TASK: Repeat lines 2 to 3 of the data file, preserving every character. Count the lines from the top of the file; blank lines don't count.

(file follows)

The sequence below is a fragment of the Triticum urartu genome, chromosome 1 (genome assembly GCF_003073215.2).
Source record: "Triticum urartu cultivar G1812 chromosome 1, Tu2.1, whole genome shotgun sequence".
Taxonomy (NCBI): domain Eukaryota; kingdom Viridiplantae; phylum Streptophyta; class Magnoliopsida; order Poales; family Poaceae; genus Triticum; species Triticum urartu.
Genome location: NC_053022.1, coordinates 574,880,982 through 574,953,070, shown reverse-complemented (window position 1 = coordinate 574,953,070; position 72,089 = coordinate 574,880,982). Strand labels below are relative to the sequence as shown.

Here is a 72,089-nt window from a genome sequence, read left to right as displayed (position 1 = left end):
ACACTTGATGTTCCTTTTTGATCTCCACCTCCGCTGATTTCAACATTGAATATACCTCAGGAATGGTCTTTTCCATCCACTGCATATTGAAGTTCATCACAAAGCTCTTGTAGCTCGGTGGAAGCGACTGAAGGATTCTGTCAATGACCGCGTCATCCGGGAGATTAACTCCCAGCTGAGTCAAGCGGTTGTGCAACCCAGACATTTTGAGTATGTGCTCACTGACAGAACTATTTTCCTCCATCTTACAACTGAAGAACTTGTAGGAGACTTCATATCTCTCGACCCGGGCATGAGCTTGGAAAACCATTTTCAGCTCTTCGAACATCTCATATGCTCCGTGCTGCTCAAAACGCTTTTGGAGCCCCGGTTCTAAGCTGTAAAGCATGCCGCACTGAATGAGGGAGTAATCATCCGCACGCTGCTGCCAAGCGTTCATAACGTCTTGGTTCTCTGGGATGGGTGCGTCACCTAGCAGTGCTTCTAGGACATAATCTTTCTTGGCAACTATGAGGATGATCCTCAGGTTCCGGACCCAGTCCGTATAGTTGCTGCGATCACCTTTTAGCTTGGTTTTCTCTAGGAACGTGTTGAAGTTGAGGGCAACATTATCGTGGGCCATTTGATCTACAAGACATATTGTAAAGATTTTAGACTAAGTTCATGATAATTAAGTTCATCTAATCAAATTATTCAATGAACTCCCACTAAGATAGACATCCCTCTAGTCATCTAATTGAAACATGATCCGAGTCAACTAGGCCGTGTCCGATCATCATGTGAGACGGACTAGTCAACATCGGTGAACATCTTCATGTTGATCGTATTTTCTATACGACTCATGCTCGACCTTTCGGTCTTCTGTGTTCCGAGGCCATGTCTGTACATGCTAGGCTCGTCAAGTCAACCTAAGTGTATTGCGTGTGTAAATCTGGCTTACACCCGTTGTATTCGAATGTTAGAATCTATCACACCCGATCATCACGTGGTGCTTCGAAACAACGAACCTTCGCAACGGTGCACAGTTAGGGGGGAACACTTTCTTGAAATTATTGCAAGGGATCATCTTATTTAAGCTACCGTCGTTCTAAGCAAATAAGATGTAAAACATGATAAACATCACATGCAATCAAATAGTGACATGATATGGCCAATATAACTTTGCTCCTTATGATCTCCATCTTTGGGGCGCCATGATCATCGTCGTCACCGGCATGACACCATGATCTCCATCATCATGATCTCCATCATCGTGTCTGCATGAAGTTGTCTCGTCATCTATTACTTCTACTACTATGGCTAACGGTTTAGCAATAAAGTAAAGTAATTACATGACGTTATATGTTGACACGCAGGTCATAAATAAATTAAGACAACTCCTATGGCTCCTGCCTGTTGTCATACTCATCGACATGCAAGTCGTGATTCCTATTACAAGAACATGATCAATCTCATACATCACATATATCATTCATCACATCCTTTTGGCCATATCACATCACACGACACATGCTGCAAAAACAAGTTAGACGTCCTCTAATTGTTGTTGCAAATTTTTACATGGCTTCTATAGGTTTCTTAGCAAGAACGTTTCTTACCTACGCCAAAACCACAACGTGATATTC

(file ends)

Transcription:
Source record: "Triticum urartu cultivar G1812 chromosome 1, Tu2.1, whole genome shotgun sequence".
Taxonomy (NCBI): domain Eukaryota; kingdom Viridiplantae; phylum Streptophyta; class Magnoliopsida; order Poales; family Poaceae; genus Triticum; species Triticum urartu.